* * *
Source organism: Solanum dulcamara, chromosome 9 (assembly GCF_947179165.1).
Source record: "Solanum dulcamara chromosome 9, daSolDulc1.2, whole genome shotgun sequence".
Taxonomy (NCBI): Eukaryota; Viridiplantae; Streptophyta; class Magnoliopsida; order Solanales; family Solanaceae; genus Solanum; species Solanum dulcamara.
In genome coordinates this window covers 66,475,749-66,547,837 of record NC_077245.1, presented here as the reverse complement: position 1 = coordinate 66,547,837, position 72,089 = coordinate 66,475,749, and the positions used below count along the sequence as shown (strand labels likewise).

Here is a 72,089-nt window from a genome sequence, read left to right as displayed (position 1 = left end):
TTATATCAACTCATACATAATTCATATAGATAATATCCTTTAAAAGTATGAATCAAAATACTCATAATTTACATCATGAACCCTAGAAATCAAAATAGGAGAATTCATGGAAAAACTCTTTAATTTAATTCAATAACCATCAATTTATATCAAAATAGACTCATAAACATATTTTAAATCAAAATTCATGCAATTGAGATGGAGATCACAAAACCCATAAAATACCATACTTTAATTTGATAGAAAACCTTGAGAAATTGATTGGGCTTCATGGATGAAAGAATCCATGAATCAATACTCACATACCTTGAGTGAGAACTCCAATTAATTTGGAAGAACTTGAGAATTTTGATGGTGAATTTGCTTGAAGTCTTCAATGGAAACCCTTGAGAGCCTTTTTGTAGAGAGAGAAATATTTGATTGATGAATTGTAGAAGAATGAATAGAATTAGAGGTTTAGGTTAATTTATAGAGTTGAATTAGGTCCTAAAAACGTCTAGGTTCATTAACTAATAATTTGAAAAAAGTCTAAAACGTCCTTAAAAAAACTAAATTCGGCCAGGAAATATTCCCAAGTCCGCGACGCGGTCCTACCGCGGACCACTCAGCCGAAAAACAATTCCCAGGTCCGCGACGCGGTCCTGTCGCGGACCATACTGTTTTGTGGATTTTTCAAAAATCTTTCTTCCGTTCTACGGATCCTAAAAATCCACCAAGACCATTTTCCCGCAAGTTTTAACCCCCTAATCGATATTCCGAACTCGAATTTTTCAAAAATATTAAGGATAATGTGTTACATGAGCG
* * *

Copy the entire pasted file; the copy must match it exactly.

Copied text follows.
Source organism: Solanum dulcamara, chromosome 9 (assembly GCF_947179165.1).
Source record: "Solanum dulcamara chromosome 9, daSolDulc1.2, whole genome shotgun sequence".
Taxonomy (NCBI): Eukaryota; Viridiplantae; Streptophyta; class Magnoliopsida; order Solanales; family Solanaceae; genus Solanum; species Solanum dulcamara.
In genome coordinates this window covers 66,475,749-66,547,837 of record NC_077245.1, presented here as the reverse complement: position 1 = coordinate 66,547,837, position 72,089 = coordinate 66,475,749, and the positions used below count along the sequence as shown (strand labels likewise).

Here is a 72,089-nt window from a genome sequence, read left to right as displayed (position 1 = left end):
TTATATCAACTCATACATAATTCATATAGATAATATCCTTTAAAAGTATGAATCAAAATACTCATAATTTACATCATGAACCCTAGAAATCAAAATAGGAGAATTCATGGAAAAACTCTTTAATTTAATTCAATAACCATCAATTTATATCAAAATAGACTCATAAACATATTTTAAATCAAAATTCATGCAATTGAGATGGAGATCACAAAACCCATAAAATACCATACTTTAATTTGATAGAAAACCTTGAGAAATTGATTGGGCTTCATGGATGAAAGAATCCATGAATCAATACTCACATACCTTGAGTGAGAACTCCAATTAATTTGGAAGAACTTGAGAATTTTGATGGTGAATTTGCTTGAAGTCTTCAATGGAAACCCTTGAGAGCCTTTTTGTAGAGAGAGAAATATTTGATTGATGAATTGTAGAAGAATGAATAGAATTAGAGGTTTAGGTTAATTTATAGAGTTGAATTAGGTCCTAAAAACGTCTAGGTTCATTAACTAATAATTTGAAAAAAGTCTAAAACGTCCTTAAAAAAACTAAATTCGGCCAGGAAATATTCCCAAGTCCGCGACGCGGTCCTACCGCGGACCACTCAGCCGAAAAACAATTCCCAGGTCCGCGACGCGGTCCTGTCGCGGACCATACTGTTTTGTGGATTTTTCAAAAATCTTTCTTCCGTTCTACGGATCCTAAAAATCCACCAAGACCATTTTCCCGCAAGTTTTAACCCCCTAATCGATATTCCGAACTCGAATTTTTCAAAAATATTAAGGATAATGTGTTACATGAGCG